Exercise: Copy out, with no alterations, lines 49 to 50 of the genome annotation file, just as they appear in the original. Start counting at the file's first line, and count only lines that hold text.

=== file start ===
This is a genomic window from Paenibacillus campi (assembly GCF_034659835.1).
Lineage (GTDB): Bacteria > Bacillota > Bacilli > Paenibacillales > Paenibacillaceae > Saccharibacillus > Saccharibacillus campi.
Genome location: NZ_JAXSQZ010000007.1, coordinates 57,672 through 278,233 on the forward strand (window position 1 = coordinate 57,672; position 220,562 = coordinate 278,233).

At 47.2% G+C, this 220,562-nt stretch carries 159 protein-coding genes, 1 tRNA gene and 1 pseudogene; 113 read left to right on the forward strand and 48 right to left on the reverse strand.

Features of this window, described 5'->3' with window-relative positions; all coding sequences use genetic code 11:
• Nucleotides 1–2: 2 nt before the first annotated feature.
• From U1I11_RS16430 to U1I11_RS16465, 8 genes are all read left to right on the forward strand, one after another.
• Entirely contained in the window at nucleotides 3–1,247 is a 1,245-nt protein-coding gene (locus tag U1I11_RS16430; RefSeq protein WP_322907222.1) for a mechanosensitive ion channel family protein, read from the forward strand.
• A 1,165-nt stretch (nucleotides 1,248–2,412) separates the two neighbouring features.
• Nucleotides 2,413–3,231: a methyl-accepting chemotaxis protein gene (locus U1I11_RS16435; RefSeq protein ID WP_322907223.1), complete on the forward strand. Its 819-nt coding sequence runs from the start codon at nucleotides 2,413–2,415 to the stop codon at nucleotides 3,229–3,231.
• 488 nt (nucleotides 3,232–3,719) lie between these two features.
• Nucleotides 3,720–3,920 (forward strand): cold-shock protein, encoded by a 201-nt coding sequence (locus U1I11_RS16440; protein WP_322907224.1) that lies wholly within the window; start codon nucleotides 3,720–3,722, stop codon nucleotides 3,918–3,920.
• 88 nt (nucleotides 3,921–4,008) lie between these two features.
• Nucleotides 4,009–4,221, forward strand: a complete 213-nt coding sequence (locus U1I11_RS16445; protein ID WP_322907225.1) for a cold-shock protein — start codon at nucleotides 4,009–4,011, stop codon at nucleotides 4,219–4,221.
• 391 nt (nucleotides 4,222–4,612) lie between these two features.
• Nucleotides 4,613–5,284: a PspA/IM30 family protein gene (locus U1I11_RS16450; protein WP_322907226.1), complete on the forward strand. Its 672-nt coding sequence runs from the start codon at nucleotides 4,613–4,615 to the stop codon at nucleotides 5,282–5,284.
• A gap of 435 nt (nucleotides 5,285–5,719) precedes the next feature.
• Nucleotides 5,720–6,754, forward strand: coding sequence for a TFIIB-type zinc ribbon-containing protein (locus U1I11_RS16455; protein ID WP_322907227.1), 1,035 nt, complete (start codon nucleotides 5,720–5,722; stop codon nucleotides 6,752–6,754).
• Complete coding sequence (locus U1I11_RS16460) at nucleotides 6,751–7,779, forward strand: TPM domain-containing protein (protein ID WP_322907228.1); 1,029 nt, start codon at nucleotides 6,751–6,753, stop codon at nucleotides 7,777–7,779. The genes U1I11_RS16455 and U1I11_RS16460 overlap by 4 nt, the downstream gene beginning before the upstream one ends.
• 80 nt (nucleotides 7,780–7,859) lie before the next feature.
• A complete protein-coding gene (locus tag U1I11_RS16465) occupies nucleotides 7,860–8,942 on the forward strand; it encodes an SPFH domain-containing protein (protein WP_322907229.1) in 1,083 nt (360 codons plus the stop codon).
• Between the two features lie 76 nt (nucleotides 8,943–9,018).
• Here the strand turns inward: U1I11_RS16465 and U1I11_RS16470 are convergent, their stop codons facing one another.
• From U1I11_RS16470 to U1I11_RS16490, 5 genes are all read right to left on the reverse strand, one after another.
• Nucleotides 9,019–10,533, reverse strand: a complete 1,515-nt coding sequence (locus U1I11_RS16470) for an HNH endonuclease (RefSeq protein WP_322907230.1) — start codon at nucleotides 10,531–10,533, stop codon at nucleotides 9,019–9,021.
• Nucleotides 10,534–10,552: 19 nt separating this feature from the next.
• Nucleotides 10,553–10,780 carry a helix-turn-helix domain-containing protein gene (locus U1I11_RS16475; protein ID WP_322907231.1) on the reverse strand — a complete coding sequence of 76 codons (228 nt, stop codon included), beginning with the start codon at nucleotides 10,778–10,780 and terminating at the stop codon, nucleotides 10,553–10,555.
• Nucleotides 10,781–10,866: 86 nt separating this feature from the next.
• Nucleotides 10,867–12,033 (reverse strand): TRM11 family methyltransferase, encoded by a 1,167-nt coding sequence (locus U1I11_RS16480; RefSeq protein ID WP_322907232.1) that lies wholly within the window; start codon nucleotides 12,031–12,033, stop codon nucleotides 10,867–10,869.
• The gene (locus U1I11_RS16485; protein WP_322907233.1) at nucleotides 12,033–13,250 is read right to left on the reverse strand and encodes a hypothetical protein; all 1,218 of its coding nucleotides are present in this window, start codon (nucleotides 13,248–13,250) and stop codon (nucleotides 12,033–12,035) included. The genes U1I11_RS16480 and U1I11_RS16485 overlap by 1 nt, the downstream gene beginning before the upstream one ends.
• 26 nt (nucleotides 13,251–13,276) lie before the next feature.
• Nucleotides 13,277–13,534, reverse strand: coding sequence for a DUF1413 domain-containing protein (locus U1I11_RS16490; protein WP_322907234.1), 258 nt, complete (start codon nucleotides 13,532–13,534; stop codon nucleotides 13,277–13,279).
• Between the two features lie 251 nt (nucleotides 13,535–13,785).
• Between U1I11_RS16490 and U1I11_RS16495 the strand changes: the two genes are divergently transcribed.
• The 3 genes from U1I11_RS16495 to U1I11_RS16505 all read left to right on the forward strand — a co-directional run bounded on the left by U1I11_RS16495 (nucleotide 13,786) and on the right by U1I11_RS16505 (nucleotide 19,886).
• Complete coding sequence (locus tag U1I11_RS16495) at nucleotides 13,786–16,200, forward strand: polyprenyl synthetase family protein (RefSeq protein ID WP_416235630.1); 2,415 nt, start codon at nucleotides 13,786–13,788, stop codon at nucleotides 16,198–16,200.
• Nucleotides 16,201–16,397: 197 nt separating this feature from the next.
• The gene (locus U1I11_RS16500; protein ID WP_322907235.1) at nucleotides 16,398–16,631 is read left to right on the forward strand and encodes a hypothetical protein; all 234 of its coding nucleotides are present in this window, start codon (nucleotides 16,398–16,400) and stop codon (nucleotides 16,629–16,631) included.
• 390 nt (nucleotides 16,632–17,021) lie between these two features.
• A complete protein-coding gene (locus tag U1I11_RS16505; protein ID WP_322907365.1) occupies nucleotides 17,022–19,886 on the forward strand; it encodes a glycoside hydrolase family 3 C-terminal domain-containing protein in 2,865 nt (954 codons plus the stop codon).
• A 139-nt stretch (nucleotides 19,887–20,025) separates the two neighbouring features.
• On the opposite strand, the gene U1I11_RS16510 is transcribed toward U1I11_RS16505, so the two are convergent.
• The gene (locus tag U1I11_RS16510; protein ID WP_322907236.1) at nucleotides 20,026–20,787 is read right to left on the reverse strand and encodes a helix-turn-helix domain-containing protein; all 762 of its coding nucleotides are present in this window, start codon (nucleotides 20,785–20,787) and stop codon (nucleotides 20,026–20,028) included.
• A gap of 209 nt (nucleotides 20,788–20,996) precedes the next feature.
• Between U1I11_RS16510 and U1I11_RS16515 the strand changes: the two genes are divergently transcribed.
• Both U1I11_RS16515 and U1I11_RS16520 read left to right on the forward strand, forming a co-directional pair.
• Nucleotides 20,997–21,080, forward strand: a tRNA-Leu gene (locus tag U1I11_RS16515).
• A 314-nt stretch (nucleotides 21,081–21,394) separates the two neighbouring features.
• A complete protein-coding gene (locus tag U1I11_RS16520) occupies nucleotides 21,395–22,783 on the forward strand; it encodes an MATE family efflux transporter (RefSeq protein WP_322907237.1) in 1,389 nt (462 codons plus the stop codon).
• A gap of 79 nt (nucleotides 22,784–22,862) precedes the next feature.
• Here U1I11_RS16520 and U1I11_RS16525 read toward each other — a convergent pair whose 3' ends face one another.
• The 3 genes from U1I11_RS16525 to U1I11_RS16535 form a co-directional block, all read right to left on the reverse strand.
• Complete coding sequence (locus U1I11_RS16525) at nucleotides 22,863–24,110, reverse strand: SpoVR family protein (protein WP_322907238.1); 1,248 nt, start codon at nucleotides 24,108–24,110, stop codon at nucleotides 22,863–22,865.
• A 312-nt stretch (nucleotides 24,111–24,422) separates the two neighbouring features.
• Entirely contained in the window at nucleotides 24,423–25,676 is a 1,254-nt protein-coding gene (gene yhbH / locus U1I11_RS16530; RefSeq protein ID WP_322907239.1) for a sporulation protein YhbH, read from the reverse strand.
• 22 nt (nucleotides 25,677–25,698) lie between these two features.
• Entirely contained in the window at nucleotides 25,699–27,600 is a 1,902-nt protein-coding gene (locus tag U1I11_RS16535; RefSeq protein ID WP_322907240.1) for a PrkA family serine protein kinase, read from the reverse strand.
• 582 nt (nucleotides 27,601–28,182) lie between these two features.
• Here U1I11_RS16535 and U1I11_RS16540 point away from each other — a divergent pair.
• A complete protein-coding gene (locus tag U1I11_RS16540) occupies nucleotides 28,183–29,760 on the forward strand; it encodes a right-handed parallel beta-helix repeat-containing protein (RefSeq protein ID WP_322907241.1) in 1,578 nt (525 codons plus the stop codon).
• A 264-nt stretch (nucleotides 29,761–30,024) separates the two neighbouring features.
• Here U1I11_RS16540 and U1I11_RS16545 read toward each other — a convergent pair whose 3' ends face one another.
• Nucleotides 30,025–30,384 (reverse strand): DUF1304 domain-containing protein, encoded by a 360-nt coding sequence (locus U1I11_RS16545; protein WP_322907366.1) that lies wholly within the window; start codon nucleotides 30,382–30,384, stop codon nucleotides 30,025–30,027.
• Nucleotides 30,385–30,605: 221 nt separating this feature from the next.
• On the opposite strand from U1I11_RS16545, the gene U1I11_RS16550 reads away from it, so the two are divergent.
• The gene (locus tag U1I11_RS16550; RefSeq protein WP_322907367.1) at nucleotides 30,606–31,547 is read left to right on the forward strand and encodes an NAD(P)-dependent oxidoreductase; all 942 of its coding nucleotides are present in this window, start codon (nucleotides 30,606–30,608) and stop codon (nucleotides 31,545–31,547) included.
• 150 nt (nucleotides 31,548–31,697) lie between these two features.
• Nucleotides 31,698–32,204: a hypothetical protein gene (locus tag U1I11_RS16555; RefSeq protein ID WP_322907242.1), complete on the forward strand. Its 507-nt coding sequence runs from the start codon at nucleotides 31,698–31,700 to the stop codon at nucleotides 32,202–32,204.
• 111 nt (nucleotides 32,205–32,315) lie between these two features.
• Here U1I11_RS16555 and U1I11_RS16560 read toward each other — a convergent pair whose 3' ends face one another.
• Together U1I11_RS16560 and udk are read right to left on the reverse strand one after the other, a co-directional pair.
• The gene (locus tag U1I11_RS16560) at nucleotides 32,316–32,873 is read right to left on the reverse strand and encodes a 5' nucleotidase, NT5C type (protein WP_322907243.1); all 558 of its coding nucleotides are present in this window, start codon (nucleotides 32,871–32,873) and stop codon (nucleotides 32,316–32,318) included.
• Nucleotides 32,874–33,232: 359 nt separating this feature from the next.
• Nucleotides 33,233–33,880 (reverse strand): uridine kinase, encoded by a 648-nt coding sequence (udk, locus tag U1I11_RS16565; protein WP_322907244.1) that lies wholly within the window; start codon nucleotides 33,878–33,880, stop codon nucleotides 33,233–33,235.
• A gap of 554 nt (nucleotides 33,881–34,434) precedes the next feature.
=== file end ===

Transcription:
• A complete protein-coding gene (locus tag U1I11_RS16520) occupies nucleotides 21,395–22,783 on the forward strand; it encodes an MATE family efflux transporter (RefSeq protein WP_322907237.1) in 1,389 nt (462 codons plus the stop codon).
• A gap of 79 nt (nucleotides 22,784–22,862) precedes the next feature.